"It has always intrigued me that in biblical Hebrew the way of referring to past and future has the opposite orientation than does either English or French. While we say, 'the past is behind me' and 'the future is in front of me,' the biblical idiom is the opposite: i.e. the past is in front of me (before my face) and the future is behind me(at my back). The image is visual, something like rowing a boat across a lake. The receding shoreline is 'in front of you,' where you are headed is 'at your back', behind you. You view the 'past'-the receding shore-in order to fix your course for where you are going." (Donald Senior, CP, "The Biblical Heritage and the Meaning of Vocation," Origins, Vol. 31, No. 46).
If we are to understand and deal with the recent scandals in the Church, we must, like the ancient Hebrews, keep our past firmly in front of us-"before our face." The reason we are suffering scandals at all is that we have forgotten who we are. We have forgotten who we are because we have forgotten where we are from. Our task therefore is to remember who we are, and where we are from. To chart our course, we must put our future behind us, and our past before us.
What are the things that we should remember?
The scandal has not so much to do with the sins and criminal acts of certain priests. That Catholics-including priests-sin should not surprise us. We should not be shocked that sin infects even our episcopate. Jesus came in order to redeem sinful humanity: it could be said that the first prerequisite for being a Catholic is that we have sinned. Therefore the first thing to remember is that we are sinners-not just sinners, but sinners whom Christ has redeemed.
"I know my transgressions, and my sin is ever before me," says the psalmist (Ps. 53:1), and we must never pretend otherwise. The scandal is not that some of us have sinned, even egregiously, but that church leaders attempted to cover up the fact, even to the degree that priests who are incompetent to govern the people of God were reassigned to pastoral offices. Why?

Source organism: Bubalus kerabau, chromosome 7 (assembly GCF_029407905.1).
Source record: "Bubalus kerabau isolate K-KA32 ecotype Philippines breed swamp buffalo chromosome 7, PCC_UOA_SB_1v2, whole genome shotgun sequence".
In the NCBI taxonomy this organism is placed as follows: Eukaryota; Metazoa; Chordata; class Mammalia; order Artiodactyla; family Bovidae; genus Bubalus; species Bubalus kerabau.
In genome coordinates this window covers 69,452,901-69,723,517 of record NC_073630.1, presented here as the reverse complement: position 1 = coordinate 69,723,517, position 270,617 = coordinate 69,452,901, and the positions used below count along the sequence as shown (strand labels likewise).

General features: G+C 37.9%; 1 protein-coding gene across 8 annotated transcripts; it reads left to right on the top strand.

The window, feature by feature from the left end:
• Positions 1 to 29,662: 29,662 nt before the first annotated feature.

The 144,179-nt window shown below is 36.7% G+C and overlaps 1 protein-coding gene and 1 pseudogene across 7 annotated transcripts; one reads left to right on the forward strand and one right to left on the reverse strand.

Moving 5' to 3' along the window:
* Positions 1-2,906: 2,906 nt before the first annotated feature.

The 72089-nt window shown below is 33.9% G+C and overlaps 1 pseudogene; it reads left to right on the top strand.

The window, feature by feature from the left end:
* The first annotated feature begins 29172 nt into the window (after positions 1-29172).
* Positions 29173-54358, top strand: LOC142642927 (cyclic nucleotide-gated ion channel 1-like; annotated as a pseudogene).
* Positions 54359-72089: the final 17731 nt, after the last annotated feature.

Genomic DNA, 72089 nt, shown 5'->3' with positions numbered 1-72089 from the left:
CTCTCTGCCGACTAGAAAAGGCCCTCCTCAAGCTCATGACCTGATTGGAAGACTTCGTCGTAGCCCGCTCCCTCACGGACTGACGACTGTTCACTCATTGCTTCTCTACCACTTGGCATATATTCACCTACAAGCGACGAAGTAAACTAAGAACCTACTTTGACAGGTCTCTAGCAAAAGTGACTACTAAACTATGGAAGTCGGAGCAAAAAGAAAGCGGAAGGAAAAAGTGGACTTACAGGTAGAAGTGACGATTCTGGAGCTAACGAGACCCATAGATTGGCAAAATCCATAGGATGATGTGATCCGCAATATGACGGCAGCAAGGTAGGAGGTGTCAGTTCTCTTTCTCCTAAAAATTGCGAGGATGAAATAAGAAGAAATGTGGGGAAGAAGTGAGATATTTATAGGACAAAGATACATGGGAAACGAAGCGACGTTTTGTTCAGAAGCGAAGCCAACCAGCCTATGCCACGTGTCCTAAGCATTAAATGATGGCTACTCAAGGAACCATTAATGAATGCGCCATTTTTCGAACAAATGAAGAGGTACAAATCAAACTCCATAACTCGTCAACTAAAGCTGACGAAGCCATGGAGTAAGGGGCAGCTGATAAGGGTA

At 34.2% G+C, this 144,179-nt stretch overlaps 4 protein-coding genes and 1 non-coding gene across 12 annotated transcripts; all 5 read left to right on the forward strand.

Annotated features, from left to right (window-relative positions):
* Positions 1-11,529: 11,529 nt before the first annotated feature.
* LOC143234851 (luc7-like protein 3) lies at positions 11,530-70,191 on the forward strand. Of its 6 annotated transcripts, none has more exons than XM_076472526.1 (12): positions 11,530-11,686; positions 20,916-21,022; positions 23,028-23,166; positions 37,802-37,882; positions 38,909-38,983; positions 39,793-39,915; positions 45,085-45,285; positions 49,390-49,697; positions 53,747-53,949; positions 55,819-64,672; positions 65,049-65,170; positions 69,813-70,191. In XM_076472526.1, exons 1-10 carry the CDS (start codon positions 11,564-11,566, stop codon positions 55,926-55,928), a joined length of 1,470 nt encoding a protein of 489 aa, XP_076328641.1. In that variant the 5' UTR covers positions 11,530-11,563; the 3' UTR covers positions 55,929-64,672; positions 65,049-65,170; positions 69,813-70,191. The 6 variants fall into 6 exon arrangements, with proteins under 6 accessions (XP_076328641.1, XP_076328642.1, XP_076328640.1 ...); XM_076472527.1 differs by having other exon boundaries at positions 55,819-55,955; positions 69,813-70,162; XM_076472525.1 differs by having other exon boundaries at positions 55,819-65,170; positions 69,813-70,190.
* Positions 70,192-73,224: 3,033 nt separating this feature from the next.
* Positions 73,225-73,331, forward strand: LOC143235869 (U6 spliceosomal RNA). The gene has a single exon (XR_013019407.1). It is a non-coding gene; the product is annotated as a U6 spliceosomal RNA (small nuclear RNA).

Again, we have forgotten where we are from and, therefore, what we are to do and to become. The Church was founded upon a commission to the apostles-which, as John Paul II insists, was actually addressed to each of us: "And Jesus came and said to them, 'All authority in heaven and on earth has been given to me. Go therefore and make disciples of all nations, baptizing them in the name of the Father and of the Son and of the Holy Spirit, and teaching them to obey everything that I have commanded you. And remember, I am with you always, to the end of the age'." The Holy Spirit was communicated to the apostles and to the Church for the sake of this commission; we will correctly chart our course only if we have this commission "before our face."
Notice that Jesus did not command us to edify others. He did not say, "Go and be a moral example to the nations", or, "Go and edify all nations." The work of the Church is to redeem, not merely to edify. Our job is to baptize and to teach-to bring others to the salvation and healing of the One who, we know, is with us always.